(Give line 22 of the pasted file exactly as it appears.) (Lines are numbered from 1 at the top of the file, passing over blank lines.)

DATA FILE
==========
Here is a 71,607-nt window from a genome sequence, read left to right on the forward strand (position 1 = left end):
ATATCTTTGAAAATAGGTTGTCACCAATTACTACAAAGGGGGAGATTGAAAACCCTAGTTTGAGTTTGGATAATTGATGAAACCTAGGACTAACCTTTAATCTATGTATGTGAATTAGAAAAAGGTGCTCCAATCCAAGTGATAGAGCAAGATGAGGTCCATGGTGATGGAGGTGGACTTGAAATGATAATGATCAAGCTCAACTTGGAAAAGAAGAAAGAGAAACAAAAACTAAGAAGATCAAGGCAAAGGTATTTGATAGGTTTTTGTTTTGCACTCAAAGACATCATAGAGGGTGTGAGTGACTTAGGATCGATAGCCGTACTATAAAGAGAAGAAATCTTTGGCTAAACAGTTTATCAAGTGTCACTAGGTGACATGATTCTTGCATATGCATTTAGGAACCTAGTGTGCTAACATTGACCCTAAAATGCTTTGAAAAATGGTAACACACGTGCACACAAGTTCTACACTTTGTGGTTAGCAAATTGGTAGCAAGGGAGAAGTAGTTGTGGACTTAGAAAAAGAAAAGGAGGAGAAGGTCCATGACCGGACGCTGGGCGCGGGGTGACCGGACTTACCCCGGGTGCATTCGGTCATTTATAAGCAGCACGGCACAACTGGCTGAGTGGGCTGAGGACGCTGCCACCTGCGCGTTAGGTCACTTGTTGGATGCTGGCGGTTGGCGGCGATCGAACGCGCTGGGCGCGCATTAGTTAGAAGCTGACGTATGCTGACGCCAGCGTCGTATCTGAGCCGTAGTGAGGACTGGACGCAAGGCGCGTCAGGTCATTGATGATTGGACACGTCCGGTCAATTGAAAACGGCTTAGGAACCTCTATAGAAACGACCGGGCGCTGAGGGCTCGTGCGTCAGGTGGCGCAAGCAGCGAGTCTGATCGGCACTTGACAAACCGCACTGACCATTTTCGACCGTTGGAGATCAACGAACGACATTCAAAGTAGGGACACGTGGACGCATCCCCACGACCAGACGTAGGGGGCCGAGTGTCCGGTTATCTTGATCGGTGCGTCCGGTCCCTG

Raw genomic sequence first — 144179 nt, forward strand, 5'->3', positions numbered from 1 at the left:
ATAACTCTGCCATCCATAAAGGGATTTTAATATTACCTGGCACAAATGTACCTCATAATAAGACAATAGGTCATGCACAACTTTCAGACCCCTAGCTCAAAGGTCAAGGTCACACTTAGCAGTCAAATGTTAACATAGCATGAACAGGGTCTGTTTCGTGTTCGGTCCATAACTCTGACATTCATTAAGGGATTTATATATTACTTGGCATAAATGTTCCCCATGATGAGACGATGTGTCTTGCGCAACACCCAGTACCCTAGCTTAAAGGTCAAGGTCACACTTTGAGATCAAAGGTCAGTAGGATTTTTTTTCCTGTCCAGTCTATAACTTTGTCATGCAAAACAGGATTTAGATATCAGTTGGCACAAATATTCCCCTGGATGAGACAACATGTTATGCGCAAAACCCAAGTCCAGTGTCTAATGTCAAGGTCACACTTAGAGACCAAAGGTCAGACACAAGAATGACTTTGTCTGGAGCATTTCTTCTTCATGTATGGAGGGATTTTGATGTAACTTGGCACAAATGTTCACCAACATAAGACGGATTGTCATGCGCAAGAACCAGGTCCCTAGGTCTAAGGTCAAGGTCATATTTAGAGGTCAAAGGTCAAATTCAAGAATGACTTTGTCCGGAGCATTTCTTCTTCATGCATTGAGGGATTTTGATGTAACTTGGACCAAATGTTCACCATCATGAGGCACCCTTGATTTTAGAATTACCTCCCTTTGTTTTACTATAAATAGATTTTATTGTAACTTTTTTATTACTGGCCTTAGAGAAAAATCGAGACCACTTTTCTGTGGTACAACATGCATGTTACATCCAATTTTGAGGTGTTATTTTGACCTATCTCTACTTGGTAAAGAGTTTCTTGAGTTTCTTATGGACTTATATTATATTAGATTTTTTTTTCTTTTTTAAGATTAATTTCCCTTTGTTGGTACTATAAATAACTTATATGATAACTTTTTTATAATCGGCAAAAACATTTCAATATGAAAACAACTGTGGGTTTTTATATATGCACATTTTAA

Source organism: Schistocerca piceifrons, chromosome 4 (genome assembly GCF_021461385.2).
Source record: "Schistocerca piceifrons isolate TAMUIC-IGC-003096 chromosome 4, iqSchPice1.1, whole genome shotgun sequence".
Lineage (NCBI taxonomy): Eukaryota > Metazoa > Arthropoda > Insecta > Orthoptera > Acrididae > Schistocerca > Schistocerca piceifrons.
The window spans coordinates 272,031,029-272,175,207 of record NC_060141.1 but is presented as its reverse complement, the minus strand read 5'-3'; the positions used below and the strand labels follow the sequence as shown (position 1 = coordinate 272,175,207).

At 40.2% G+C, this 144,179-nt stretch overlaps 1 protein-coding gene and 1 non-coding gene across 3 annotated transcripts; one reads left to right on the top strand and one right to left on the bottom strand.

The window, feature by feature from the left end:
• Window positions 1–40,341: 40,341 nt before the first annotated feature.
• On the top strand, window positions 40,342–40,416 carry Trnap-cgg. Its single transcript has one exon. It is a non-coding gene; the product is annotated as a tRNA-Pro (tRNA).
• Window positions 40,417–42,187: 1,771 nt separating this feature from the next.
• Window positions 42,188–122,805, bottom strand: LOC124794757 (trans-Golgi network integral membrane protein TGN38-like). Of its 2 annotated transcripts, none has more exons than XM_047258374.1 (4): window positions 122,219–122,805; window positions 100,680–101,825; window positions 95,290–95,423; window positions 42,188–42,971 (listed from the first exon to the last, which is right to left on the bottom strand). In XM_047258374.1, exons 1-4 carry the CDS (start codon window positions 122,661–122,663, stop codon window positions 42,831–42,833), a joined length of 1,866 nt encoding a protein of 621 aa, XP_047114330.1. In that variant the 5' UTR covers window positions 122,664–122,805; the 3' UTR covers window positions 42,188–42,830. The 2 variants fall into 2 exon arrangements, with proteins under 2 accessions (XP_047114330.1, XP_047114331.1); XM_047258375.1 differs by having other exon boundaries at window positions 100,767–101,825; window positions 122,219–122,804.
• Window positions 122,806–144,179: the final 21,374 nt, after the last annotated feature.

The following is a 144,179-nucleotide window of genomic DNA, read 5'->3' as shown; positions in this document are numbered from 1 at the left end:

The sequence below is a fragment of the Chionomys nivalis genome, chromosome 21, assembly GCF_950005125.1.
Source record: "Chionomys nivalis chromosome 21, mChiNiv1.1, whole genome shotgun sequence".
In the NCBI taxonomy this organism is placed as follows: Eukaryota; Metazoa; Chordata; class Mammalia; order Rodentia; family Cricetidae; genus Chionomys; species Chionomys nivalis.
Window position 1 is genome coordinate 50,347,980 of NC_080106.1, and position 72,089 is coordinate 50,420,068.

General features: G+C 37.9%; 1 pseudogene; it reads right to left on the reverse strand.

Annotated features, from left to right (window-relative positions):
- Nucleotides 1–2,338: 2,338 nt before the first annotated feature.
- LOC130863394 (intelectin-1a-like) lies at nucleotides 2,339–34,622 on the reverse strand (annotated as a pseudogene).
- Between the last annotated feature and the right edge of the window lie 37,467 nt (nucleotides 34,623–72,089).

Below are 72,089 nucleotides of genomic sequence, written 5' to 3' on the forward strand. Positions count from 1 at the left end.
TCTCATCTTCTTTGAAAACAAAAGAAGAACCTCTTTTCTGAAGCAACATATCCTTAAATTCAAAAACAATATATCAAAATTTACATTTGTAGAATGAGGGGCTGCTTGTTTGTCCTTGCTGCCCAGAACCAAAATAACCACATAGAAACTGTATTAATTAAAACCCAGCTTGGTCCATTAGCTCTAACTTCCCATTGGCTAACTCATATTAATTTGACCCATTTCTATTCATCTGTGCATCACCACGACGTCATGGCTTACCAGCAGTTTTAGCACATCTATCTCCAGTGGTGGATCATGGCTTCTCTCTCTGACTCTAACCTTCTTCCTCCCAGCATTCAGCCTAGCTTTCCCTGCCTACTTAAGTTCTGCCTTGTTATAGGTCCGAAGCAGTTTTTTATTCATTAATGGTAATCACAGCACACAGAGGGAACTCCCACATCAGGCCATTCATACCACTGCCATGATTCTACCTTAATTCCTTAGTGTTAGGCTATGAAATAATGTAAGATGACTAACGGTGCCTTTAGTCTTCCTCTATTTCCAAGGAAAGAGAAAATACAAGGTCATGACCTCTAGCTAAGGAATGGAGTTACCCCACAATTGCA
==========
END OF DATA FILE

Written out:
Annotated features, from left to right (window-relative positions):